"Like far-off chime
Of half-heard bells in some forgotten clime,
Pealed from the kingdom of the dead yesterdays."
The last written usually, though the first read by most intelligent bookmen, is this page. Therefore authors often use this privilege to fence against adverse criticism, or apologize for errors of omission and commission; singularly forgetful of the fact that nothing of man's work is perfect, and that the dear critics are not only busy pointing out the "Mistakes of Moses," but are eagerly exploiting the faults of creation itself. In faith, I would welcome them all, because the critics and doubters I esteem the salt of every civilization, and I will rest content in the one fact, namely, that everyone competent to know, after even a cursory examination, will realize that the whole has not been the work of "the idle singer of an empty day."
This book, with all its faults, is much of the story of the bloody defeats and the immortal triumphs of the pioneers, now running back one hundred and thirty years; that marvelous race of men, whose bared breasts and fearless hearts erected the only wall of defense against the cruelest adversity that ever so pitilessly struck a portion of the human race; the men and women, who, with the least resources, accomplished the greatest works. In the splendors about us behold their imperishable monuments!
The patriotic Mecca of this great State is in Luzerne county—focused at the base of Memorial Monument, that stands sentinel over the ashes of the great dead. This is pre-eminently the historical spot of Pennsylvania, and here have come the poets and historians to mingle their meed of praise with the patriotic tribute of the civilized world to the devoted band whose scattered bones bleached on Abraham's Plains.
From 1762 to the close of the year 1892 is the span of the quick told-off-years of the Beginning and the Now of the permanent settlement of Luzerne county—the fleeting years, as unheeded as the separate pulse-beat of lusty youth, yet here are their golden ripening fruits. To add something of the doings of the present age to the careful and well-told accounts of Isaac A. Chapman (1830); Col. William L. Stone (1841); Hon. Charles Miner (1845); Stewart Pearce (1866); Henry Blackman Plumb; Hendrick B. Wright; Sheldon Reynolds, George B. Kulp, Esq., and others, whose writings have been freely laid under tribute in preparing these pages, is the whole of the ambitious purpose of this publication. All of these able chroniclers, except Stewart Pearce, treat on special subjects, and the compiler hereof has found it his great pleasure to weave as well as he could, all their garnered facts into a connected whole and bring it down to the present hour. The late Hon. Steuben Jenkins was the busy and able gatherer of historical data of this county, and the great misfortune is death has dropped the curtain and his matter remains inaccessible to the seeker for facts. To the old newspaper files of the late William Penn Miner, as he received them from his father and as they are in the care of his son, William B. Miner, are obligations for many valuable cullings; also to Dr. F. C. Johnson's "Historical Record" and the same to George B. Kulp's "Families of Wyoming." The quick-witted reader will readily recognize the paragraphs from the facile pen of Hon. C. Ben Johnson. To Rev. Horace Edwin Hayden, for the matter of the Protestant churches, and to Rev. M. J. Hoban, for that of the Catholic church, are obligations acknowledged; also to C. F. Hill, Esq., of Hazleton, for much valuable material of the Indians and early history. To the gentlemen of the press and to many others, are especial thanks cordially extended.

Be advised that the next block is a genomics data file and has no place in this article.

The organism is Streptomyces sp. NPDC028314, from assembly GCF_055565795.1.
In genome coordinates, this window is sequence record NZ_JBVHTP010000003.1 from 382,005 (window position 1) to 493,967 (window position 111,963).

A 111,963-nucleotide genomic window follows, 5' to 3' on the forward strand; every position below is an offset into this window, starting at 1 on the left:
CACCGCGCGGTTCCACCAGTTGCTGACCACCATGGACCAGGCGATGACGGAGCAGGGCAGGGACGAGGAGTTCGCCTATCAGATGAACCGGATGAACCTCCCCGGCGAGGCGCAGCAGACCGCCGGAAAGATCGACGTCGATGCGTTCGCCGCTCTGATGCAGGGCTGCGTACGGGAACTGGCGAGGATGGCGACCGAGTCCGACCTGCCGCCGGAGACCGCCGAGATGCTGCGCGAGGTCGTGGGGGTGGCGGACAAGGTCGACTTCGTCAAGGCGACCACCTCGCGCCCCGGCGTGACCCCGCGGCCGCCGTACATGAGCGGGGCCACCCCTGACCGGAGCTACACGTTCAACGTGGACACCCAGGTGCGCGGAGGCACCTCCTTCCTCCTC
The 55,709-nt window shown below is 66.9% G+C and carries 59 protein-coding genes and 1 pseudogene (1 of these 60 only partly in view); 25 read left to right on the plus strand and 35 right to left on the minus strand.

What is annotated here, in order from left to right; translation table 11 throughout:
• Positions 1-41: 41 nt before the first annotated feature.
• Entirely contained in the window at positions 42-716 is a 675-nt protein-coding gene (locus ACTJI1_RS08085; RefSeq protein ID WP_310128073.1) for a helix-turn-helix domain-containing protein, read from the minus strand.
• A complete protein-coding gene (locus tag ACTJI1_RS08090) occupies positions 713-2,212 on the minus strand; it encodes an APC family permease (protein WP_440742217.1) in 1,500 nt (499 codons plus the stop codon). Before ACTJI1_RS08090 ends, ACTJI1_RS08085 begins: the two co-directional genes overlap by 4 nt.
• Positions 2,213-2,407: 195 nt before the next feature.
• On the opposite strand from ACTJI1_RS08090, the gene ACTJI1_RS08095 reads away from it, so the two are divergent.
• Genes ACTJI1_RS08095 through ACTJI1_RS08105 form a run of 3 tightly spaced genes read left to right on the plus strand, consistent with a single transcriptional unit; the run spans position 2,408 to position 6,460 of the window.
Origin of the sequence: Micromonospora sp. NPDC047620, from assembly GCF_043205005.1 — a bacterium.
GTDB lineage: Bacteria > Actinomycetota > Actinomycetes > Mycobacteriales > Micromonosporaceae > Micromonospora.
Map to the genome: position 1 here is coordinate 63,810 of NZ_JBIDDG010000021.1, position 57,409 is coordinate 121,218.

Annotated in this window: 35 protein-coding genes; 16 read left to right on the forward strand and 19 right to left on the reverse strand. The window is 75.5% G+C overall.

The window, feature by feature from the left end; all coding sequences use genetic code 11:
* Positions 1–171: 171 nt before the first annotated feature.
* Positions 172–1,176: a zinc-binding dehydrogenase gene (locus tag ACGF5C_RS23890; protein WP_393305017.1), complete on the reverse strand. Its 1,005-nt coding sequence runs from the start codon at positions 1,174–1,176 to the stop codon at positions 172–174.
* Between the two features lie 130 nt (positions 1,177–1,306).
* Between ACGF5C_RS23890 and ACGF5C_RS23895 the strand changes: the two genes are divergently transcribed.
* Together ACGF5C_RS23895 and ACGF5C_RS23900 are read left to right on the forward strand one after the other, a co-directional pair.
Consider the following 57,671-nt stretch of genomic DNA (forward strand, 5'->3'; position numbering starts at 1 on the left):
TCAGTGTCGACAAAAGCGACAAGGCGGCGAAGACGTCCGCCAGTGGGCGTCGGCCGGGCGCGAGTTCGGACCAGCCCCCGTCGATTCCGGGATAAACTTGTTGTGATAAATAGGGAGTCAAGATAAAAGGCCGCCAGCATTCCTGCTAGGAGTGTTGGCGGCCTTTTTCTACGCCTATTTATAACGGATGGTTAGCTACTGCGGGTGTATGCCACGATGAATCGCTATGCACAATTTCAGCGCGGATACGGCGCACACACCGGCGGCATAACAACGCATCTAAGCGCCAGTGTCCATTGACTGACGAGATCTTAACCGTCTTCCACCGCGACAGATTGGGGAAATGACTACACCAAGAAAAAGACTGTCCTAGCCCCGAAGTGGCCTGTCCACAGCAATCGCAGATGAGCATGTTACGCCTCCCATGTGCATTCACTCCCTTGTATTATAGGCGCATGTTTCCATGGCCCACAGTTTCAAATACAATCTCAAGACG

From all these as well as still other sources, will be found from cover to cover of this book more or less of over 25,000 of the dead and the living whose lives are linked with that of the county. A goodly contingent, and to them is handed this much of the unequaled story, for them to transmit in turn to their long-coming posterity. Here is a monument that will outlive the finest bronze or hardest granite.
The work is divided into Two Parts—Historical and Biographical, with a full analytical index, which will render easy reference not only to each name, but to every incident of interest in the work.
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